- Mammillaria vagaspina R.T.Craig: has long twisted central spines. Distribution: Central Mexico.
- Mammillaria vallensis Repp.: Distribution: Abra Valles, San Luis Potosí.
- Mammillaria vallensis var. brevispina Repp.: Distribution: Abra Celaya, Antiguo Morelos to Ciudad Mante, Tamaulipas.
Bibliography: Major references and further lectures
1) Robert T. Craig “The Mammillaria handbook: with descriptions, illustrations, and key to the species of the genus Mammillaria of the Cactaceae” E P Publishing, 1945
2) John Pilbeam “Mammillaria” Cirio Pub. Services, 01/December/1999
3) Cullmann W. Götz E. Gröner G “Kakteen.” Eugen Ulmer Verlag. Stuttgart. 1984
4) Alfred Byrd Graf “Exotica, series 4 international: pictorial cyclopedia of exotic plants from tropical and near-tropic regions” Roehrs Co. Publishers, 1982
5) Arthur Gibson, Park Nobel “The cactus primer” Harvard University Press, 01/October/1990
6) Edward Anderson “The Cactus family” Timber Press, Incorporated, 2001
7) James Cullen, Sabina G. Knees, H. Suzanne Cubey "The European Garden Flora Flowering Plants: A Manual for the Identification of Plants Cultivated in Europe, Both Out-of-Doors and Under Glass" Cambridge University Press, 11/Aug/2011
8) David R Hunt; Nigel P Taylor; Graham Charles; International Cactaceae Systematics Group. "The New Cactus Lexicon" dh books, 2006
9) N. L. Britton, J. N. Rose “The Cactaceae. Descriptions and Illustrations of Plants of the Cactus Family.” Volume 4, The Carnegie Institution of Washington, Washington 1923, page. 41
10) Curt Backeberg: “Die Cactaceae: Handbuch der Kakteenkunde” Volume V, Gustav Fischer Verlag, Stuttgart New York 1982–1985, page. 3131f.
11) Curt Backeberg, Frederik Marcus Knuth: “Kaktus-ABC: En haandbog for fagfolk og amatører.” Kopenhagen 1936, page. 400.
12) Ulises Guzmán, Salvador Arias, Patricia Dávila: “Catálogo de cactáceas mexicanas.” Universidad Nacional Autónoma de México, Mexiko-Stadt 2003
13) “Descriptions of some new Cacti and Mammillariae, recently brought from Mexico by Mr. Bullock of the Egyptian Hall, Piccadilly; and now preserved, with many other very rare Plants in the Nursery of Mr. Tate, in Sloanestreet.” In: Philosophical Magazine. Volume 63, 1824, page. 41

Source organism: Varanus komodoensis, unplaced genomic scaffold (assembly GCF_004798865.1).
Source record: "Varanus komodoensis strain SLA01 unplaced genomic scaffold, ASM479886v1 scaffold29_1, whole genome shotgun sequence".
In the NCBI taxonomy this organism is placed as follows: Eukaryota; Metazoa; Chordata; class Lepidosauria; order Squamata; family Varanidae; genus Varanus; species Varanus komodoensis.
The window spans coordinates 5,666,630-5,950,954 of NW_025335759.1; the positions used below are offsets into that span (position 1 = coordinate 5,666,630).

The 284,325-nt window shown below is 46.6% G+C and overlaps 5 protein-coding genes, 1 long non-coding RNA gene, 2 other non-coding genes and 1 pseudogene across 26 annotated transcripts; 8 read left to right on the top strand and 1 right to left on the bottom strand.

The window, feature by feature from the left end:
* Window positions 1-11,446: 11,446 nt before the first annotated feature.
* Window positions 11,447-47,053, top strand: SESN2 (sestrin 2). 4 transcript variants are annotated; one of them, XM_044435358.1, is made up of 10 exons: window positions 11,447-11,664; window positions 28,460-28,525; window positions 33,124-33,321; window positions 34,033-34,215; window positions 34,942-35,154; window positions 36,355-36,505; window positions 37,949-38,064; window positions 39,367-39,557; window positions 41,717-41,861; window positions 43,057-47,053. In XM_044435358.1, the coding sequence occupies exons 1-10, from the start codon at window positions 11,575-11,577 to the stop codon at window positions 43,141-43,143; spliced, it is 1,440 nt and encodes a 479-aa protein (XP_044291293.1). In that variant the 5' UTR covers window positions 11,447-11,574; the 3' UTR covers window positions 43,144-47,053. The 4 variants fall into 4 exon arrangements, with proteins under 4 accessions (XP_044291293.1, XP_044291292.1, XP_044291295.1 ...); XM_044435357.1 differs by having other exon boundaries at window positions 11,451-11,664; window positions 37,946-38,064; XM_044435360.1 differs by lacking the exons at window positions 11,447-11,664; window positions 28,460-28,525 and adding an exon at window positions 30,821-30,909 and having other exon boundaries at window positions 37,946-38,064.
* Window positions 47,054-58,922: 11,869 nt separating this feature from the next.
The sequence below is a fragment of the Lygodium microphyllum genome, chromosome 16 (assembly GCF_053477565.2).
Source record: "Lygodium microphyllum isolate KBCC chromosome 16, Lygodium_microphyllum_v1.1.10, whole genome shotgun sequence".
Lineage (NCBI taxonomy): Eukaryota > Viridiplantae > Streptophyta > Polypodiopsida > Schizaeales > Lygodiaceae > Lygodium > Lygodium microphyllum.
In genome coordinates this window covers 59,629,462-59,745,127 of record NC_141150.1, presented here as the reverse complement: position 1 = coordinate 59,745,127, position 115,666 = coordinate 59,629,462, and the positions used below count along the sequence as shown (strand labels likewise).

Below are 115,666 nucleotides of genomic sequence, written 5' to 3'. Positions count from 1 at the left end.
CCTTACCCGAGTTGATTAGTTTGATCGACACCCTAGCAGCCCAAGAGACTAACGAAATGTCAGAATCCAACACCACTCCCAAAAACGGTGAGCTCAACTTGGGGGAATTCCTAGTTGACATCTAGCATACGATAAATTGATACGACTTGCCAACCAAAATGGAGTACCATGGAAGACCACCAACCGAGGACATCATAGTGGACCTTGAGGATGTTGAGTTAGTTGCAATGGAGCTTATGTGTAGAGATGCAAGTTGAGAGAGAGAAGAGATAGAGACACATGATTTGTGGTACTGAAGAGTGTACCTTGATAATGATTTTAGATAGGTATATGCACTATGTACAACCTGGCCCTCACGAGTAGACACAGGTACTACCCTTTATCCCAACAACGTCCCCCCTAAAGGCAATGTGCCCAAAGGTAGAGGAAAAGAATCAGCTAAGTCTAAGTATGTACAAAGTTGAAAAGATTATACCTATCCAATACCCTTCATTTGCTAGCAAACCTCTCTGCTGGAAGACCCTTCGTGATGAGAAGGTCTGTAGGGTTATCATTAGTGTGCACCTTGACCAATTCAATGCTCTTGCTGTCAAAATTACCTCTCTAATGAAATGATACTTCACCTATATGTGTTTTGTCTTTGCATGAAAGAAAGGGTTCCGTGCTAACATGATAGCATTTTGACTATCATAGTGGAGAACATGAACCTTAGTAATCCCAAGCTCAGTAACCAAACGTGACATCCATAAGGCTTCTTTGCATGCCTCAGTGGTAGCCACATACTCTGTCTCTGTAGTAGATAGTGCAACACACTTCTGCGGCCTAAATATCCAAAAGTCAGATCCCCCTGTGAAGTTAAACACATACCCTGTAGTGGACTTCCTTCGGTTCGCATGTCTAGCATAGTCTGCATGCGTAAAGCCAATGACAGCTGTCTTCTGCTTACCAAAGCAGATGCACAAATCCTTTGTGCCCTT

14) Cházaro, M., Hernández, H.M., Gómez-Hinostrosa, C., Guadalupe Martínez, J. & Sánchez , E. 2013. Mammillaria magnimamma. The IUCN Red List of Threatened Species. Version 2014.3. <www.iucnredlist.org>. Downloaded on 01 February 2015.
Mammillaria magnimamma Photo by: Zoltán Oláh
Mammillaria magnimamma Photo by: Andrea B.
Mammillaria magnimamma Photo by: Raffa C. Garcia
SB40 (Collector Steven Brack) Pachuca, Hidalgo, Mexico. Photo by: Valentino Vallicelli
Mammillaria magnimamma Photo by: Zoltán Oláh
The gallery now contains thousands of pictures, however it is possible to do even more. We are, of course, seeking photos of species not yet shown in the gallery but not only that, we are also looking for better pictures than those already present. Read More...
Cultivation and Propagation: Mammillaria magnimamma is easy to cultivate, and makes an interesting specimens. Over time it will produce large clumps. It grows by producing offsets, and also by dichotomously dividing and doesn't require any special treatment, but needs as much light as possible without burning the plant, to keep the stems compact. During the summer it is best to keep the plants outside where the temperature can rise to over 30° C with no harm to the plant, recommended for any collection that needs lots of light with ample airflow.
Growth rate: It is a small growing, but easily flowering species. It takes several years to offset, but once it starts it can fill a 40 cm pot in a few years given the best conditions.
Soils: Use a an open and free draining mineral compost with little organic matter (peat, humus) that allows therefore roots to breath (as it is rot prone).